Now does the desert wake and
croon of hidalgos coming—
Now for her children’s sake she is whetting her sword to slay,
And the armored squadrons break, and our iron-shod hoofs are drumming
On the rocks of the mountain pass—we are free, we are off and away!
Hush—did a man’s
foot fall in the pasture where we go straying?
Listen—is that the call of a man aware of his right?
Hearken, my comrades all—once more the Game they are playing!
Masters, we come, we come, to be one with you in the fight!
THE WHITE MEDICINE MAN
“Cavalry without horses, in ships without sailors, built by blacksmiths without forges and carpenters without tools. Now who in Spain will believe that?” commented Cabeca de Vaca.
It was the evening of the twenty-first of September, 1528. Five of the oddest looking boats ever launched on any sea were drawn up on the shore of La Baya de Cavallos, where not a horse was in sight, though there had been twoscore a fortnight ago. On the morrow the one-eyed commander of the Spaniards, Pamfilo de Narvaez, would marshal his ragamuffin expedition into those boats, in the hope of reaching Mexico by sea.
“We shall tell of it when we are grandfathers—if the sea does not take us within a week,” said Andres Dorantes with a sigh. “I think that God does not waste miracles on New Spain.”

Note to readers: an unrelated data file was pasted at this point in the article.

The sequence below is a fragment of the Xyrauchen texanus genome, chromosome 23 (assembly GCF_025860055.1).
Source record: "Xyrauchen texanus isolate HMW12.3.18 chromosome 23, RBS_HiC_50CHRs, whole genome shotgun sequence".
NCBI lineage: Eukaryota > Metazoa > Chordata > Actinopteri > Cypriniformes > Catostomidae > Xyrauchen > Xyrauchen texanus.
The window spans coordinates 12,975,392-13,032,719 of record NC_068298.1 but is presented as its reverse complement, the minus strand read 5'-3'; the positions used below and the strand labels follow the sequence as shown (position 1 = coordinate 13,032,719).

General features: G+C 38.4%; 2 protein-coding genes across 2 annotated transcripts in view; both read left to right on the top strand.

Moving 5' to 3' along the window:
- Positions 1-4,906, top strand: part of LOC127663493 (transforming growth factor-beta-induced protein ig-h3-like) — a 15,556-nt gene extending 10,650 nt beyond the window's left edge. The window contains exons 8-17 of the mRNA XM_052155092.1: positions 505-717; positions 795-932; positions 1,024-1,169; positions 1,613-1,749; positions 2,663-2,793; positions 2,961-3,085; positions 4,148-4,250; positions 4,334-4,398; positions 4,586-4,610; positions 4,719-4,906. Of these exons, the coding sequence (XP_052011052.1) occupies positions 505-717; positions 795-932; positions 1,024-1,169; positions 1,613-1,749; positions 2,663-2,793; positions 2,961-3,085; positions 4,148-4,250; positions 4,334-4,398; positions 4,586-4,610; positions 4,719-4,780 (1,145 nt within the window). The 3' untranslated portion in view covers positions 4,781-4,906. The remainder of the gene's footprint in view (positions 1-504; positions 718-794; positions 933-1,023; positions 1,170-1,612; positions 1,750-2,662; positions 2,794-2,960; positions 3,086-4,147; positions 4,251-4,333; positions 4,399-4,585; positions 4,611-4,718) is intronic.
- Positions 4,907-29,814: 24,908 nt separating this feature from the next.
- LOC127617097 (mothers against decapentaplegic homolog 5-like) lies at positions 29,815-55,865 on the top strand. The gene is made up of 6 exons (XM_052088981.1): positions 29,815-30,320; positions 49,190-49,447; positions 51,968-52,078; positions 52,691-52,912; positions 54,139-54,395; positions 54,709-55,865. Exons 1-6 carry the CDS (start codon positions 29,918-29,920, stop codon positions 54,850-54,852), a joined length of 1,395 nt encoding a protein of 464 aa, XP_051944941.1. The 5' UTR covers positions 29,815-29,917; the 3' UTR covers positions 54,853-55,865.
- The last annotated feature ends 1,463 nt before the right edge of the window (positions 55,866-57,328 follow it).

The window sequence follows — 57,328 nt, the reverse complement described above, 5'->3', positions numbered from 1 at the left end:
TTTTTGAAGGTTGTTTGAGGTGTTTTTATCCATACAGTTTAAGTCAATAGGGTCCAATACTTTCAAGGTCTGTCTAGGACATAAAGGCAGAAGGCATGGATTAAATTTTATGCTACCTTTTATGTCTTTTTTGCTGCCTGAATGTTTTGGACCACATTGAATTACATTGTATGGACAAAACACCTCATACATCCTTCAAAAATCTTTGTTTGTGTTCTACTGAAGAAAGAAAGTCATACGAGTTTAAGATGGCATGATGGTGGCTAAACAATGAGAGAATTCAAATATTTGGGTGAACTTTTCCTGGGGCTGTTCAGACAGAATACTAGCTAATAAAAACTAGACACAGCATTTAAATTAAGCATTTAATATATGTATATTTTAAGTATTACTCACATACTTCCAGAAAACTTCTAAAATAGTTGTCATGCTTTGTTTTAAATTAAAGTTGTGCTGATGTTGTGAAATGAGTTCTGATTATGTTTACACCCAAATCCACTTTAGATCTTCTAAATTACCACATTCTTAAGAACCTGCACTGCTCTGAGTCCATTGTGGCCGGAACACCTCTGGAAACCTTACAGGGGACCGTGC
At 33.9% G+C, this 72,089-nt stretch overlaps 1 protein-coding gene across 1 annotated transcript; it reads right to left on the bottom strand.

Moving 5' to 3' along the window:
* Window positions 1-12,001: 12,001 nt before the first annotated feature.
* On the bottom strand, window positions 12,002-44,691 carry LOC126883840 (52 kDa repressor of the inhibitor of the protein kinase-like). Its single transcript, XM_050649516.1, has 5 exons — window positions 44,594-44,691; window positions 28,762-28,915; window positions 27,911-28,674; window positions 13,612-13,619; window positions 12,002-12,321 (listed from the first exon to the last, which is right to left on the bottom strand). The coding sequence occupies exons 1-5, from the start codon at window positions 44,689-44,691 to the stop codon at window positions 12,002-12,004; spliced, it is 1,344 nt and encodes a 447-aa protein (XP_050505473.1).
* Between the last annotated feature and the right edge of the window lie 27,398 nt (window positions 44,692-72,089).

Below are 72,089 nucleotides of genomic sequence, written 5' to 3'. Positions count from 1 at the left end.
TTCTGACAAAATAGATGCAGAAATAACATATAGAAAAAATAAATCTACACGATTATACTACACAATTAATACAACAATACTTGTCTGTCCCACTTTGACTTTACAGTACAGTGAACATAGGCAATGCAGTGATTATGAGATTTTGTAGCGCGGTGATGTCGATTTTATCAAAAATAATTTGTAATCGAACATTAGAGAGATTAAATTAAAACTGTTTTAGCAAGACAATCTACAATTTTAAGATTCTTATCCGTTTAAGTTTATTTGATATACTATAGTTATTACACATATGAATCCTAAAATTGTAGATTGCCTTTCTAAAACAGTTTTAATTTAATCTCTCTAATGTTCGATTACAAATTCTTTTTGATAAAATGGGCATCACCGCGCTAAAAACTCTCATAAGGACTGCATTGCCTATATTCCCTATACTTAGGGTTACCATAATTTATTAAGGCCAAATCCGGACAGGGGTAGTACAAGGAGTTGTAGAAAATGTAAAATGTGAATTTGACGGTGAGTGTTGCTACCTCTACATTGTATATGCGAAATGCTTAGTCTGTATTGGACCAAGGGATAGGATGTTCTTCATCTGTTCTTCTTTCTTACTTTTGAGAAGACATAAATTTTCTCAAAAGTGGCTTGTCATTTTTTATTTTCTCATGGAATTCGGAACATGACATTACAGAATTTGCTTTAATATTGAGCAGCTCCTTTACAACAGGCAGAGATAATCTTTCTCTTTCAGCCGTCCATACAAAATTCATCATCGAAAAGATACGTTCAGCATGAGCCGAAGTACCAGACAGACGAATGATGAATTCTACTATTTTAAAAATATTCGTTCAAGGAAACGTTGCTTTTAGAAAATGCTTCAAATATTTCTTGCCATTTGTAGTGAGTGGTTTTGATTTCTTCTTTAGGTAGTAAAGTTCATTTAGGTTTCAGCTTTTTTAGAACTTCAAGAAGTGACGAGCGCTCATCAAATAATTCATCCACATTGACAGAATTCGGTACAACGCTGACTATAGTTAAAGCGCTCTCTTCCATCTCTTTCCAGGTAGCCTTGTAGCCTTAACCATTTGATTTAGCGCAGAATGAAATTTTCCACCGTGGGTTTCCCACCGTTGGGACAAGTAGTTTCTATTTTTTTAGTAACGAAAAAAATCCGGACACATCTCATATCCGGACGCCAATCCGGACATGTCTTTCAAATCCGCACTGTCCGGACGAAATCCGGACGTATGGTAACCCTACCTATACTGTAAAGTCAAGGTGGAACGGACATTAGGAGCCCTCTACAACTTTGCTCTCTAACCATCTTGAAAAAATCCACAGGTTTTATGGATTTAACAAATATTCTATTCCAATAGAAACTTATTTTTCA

“Miracles? It is nothing less than a miracle that this fleet was built,” said Cabeca de Vaca valiantly. And indeed he had some reason for saying so.
Narvaez, with a grant from the King which covered all the territory between the Atlantic and the Rio de los Palmas in Mexico, had staked his entire private fortune on this venture. He had landed in Baya de le Cruz—now Tampa Bay—on the day before Easter. The Indians had some gold which they said came “from the north.” Cabeca, who was treasurer of the expedition, strongly advised against proceeding through a totally unknown country on this very sketchy information. But Narvaez consulted the pilot, who said he knew of a harbor some distance to the west, ordered the ships to meet him there, and with forty horsemen and two hundred and sixty men on foot, struck boldly into the interior.
It was an amazing country. It had magnificent forests and almost impassable swamps, gorgeous tropical flowers and black bogs infested with snakes, alligators and hostile Indians, game of every kind and dense jungles into which it retreated. There seemed to be no towns, no grain-land and no gold-bearing mountains. The persevering explorers crossed half a dozen large rivers and many small ones, wading when they could, building rafts or swimming when the water was deep. After between three and four months of this, half-starved, shaken with swamp fever, weary and bedraggled, they reached the first harbor they had found upon the coast they followed, but no ships were there. Whether the ships had been wrecked, or put in somewhere only to meet with destruction at the hands of the Indians, they never knew.